Jan 28, 2021

Today marks a milestone – it’s the 6,000th day in a row that I’ve run without a day off. That’s almost sixteen and a half years. Will I make it to 7,000? I guess it depends on the results of my MRI, which I’ve now been told won’t be available until Feb 8. If I have a stress fracture or some other ailment that requires total rest, then I guess my unbroken string of running days will come to an end. Let’s see what happens.

Today’s world run posts are from Jan 27/28 2012, when I was running past Mount Ruapehu and on to Lake Taupo in NZ. Accompanying the text are some videos and photos from that time.


Jan 27, 2012


Distance today = 49.66 km; Total distance = 1385.11 km; Location = Tukino Ski Field Road –  39 17.808′ S, 175 44.456′ E; Start time = 0814, Finish time = 1515


One of the great things about running around the world is that you know it will throw up some surprises from time to time. Today I learned that New Zealand has a desert. Nothing to compare with the Sahara, but a desert all the same. It is a dry treeless region in the shadow of the Mount Ruapehu volcano (2797 m), and I ran to the high point on the road that skirts the mountain (1085 m). It was quite an interesting run, and I hope to have a video uploaded soon. I expect this to be the highest point I will run to until I get to the Rockies.

Today I also encountered my first real rain of the run. It got very cold as I approached the town of Waioura, and the combination of being wet, cold, and with a strong wind whipping stinging rain in my face, it was the most miserable moment of the run so far.

I went into a diner in town, and could not get my money out, so numb were my fingers. I ordered a large hot chocolate, and held it in my hands for a several minutes before drinking it. The nice lady behind the counter went out back and brought me a towel to dry myself off with. After a mussel pie I was feeling a lot better, and finally ventured out to complete the day’s running on the desert road. I know I will get worse weather somewhere along the way during this odyssey, so it didn’t really phase me. I was, however, fantasizing about a long and hot shower when I was at my coldest.

Just finally – a more philosophical comment. Today I passed two dogs tied up just inside a fence in the countryside. They were on short leashes, and had nothing to occupy them other than the sound of traffic passing by. They were so happy to see me (they went crazy when I went inside the gate, so I gave them both a big pat) that it was clear they were starved of affection. Although they were in good physical health, it was sad to see cases of animals that are abused mentally. Anyone out there with a dog, don’t forget they are very social animals and they need their minds to be occupied and exercised as much as their bodies. Being tied up all day with nothing to do is abuse. This is just one example of the many experiences I will have while running around the world.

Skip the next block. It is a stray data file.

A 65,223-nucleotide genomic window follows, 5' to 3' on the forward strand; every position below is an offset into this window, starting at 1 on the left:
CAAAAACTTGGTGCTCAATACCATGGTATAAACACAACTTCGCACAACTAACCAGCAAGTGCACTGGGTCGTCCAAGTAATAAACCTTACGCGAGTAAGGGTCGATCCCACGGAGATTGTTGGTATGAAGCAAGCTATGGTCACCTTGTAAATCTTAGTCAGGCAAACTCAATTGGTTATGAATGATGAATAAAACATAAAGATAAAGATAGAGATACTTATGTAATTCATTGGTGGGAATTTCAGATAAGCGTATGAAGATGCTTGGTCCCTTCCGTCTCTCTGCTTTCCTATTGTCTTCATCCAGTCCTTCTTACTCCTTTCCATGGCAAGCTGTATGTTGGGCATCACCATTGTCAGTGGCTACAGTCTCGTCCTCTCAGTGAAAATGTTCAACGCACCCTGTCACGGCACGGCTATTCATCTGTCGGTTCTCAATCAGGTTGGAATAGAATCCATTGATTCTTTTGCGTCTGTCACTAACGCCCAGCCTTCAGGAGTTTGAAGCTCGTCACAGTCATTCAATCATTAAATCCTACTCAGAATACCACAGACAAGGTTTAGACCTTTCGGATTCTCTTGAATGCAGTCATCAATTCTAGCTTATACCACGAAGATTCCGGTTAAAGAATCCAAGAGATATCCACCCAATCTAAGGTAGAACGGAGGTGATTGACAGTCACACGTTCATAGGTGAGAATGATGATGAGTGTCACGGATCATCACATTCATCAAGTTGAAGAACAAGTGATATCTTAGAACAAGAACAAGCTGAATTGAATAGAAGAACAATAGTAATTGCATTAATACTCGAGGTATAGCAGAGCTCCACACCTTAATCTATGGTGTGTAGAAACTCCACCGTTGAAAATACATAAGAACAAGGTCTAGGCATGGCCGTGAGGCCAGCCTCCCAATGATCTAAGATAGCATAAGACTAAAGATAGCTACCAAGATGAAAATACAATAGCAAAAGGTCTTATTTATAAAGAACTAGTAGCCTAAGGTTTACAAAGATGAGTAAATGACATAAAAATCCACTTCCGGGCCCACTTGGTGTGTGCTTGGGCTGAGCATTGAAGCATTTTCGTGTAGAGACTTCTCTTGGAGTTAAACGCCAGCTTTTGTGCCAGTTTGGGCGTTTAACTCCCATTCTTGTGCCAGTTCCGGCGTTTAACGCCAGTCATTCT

Now, it’s off for that much awaited hot shower. And I am very much looking forward to the Thai green curry being prepared for dinner tonight by the wonderful support crew.

PS Many thanks to Fran at the Cafe Telephonique in Taihape for a great discount on a delicious and nutritious meal last night. I awoke today feeling very well nourished and raring to go.


Jan 28, 2012


Distance today = 56.82 km; Total distance = 1441.93 km; Location = Waitetoko –  38 54.334′ S, 175 55.742′ E; Start time = 0841, Finish time = 1626


Just another standard day at the office – majestic scenery combined with the peace and quiet (except for passing cars) that comes with running country roads. I felt strong this morning, courtesy of the great Thai green chicken curry that Libby made last night.

I began the day at the base of Mount Ruapehu, which this morning was completely revealed, in contrast to yesterday afternoon when it was hiding behind a cloud cover. You really need to see a snow capped 3000 m high volcano in the flesh to fully appreciate it. And running alongside it for half a day adds another dimension again.

Descending from the volcanic plateau, I encountered a young hitch-hiking couple from the Czech Republic in the middle of nowhere. They asked me if I thought it was a good location to pick up a ride. Given we were 15 km from the nearest civilization, I replied in the negative, not that they had any option now. I bid them farewell and good luck. Hopefully they didn’t have to wait too long.

A little further on I picked up a stash of food and drink that was earlier deposited by the support crew. They had phoned me to describe where to find it. The process went over like clockwork. I did struggle a little, though, with the volume of food – tuna, hummus, two slices of bread, banana, and four cookies, along with a litre of drink.

I finished the day right on the shores of Lake Taupo. Tomorrow I will have a short day, running along the eastern shore of the lake and into the town of Taupo itself.